And then just having the ability to have that much product coverage in the market at that point was about 15 million square feet. So having 2 million, you’re seeing everything and you’re getting to know almost every tenant it feels like. And you know every broker very well and you’re hustling. And we’ve been able to pick a large 40-acre development site that we bought at the end of 19 with the intention of doing a about a 660,000 square foot spec development deal. And not long after we closed, we were fortunate to start working with Amazon on a big build to suit project. So that is now under construction down there and that has taken up a lot of time. It’s a big project. It’s a 700,000 square foot sortation center. We’re well underway. We should be delivering to Amazon in in late January of 2022. So, we are moving quickly. We started in mid-May.

Justin Smith: The roof is on.

Matt Traino: Roof is on, we’re painting, we’re paving. Painting and paving.

Justin Smith: That’s when it gets real, when the roof is on, I feel like for the layman or for the neighborhood or for anybody. Once you see it, you’re like, I don’t need to use my imagination anymore. This thing’s coming together and being put in place pretty quick now.

Matt Traino: It’s fun to talk to some other real estate folks who don’t do a lot of industrial, and they’re amazed at how quickly the buildings go up. You know, we will tilt this is about a 520,000 square foot footprint, you’ve got 180,000 feet of mezzanine. And the building goes from completely horizontal, there’s nothing vertical to having all your walls up in a matter of 10 days. I think people are blown away that built steel office buildings, stick and frame retail. So that’s always fun.

Justin Smith: I’m sure it could fill a book with what you learned in that experience. What would be some of the things when you think of when it started and ground up and the cities and infrastructure and dealing with the Amazon, has your unique needs? Usually, people aren’t used to dealing with these huge metal decks and thinking how their operation is different than the normal. What are some of the things that you came across that kind of gave you a new experience or that were new to you?

Matt Traino: I think we were fortunate in that the firm has done a couple other Amazon deals. So, by no means, are we doing these all over the country, but we have a few under our belt. So having the lessons learned from the prior deals is really helpful.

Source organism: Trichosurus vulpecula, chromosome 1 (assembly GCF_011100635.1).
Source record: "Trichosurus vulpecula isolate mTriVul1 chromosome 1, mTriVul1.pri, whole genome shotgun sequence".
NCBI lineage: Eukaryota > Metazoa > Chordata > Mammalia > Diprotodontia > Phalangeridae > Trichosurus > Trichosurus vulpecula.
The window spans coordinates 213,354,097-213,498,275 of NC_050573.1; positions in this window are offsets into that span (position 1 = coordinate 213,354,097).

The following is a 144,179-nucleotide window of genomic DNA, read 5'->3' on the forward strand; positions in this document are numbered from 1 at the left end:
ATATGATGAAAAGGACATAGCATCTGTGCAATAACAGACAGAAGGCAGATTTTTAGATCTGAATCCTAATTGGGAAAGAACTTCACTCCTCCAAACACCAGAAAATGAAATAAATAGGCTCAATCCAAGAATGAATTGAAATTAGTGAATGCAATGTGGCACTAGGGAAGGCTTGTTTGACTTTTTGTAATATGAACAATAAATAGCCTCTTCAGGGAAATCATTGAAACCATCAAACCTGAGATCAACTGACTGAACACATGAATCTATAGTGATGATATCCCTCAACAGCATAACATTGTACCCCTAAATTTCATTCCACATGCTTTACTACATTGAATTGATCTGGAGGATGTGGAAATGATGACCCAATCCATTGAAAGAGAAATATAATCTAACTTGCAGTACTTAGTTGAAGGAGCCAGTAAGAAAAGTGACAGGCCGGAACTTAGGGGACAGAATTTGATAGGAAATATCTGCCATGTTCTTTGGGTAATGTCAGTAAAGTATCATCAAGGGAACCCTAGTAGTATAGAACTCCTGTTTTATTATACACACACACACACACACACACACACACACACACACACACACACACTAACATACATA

Justin Smith: Rumor has it once you do one forever will you be doing a bunch of them. As many as you would like to do.

Matt Traino: I would certainly hope so. I think we’ve taken a real customer centric approach to our project where I think we’re in a great spot with Amazon. I think they really like working with our team and we’ve hustled our tails off for them because ultimately, we’re building the project per their specs.

We own it with a partner East Group Properties. You got to take care of your customer. And sometimes you can lose sight of that especially if you’re used to spec development, but you got to keep the customer at the center of what you’re doing everyday down there. I think going back to your original question, I think that a lot of the lessons learned for me in the beginning of this project were in the entitlement phase and the politics. As we’ve all seen, Amazon is a sensitive subject politically and it’s become more so. And as we were wrapping up our entitlement, Bessemer, Alabama was getting a lot of public national attention. There were some other local labor issues that were getting attention locally. There was a big shift in, in political control here in San Diego at the county level. That took place right in towards the tail end of our entitlement.

So, every day you wake up before you’re entitled thinking, what’s going to come at me today. What fire is going to pop up. And as much as you can game plan and play chess and think a few moves ahead every week there’s something that surprises you and you just have to be fully, fully in it every day. You can’t kind of walk away from it, like maybe a lease transaction where you got a few days off of working on it. It’s every day there’s something going on and if you’re not on it, it can kind of blow up in your face. And that was a big challenge.

Justin Smith: I’ve only had a couple of those, but one that is in my memory pretty firmly was that as time goes by those things change more almost if you think of like a different supervisor or another election that’s coming, or like those things don’t just stabilize. And then you can say, okay, we dealt with that challenge, we overcame it, we found a good solution for everybody and it’s on. It’s like, okay, who now is interested in thinking about this with us and going back and opening up things that we’d already put to rest. It is interesting to think through like time and how it affects that part. I imagine that you really want to get in and get it going and get to when you can start building and doing something like making progress.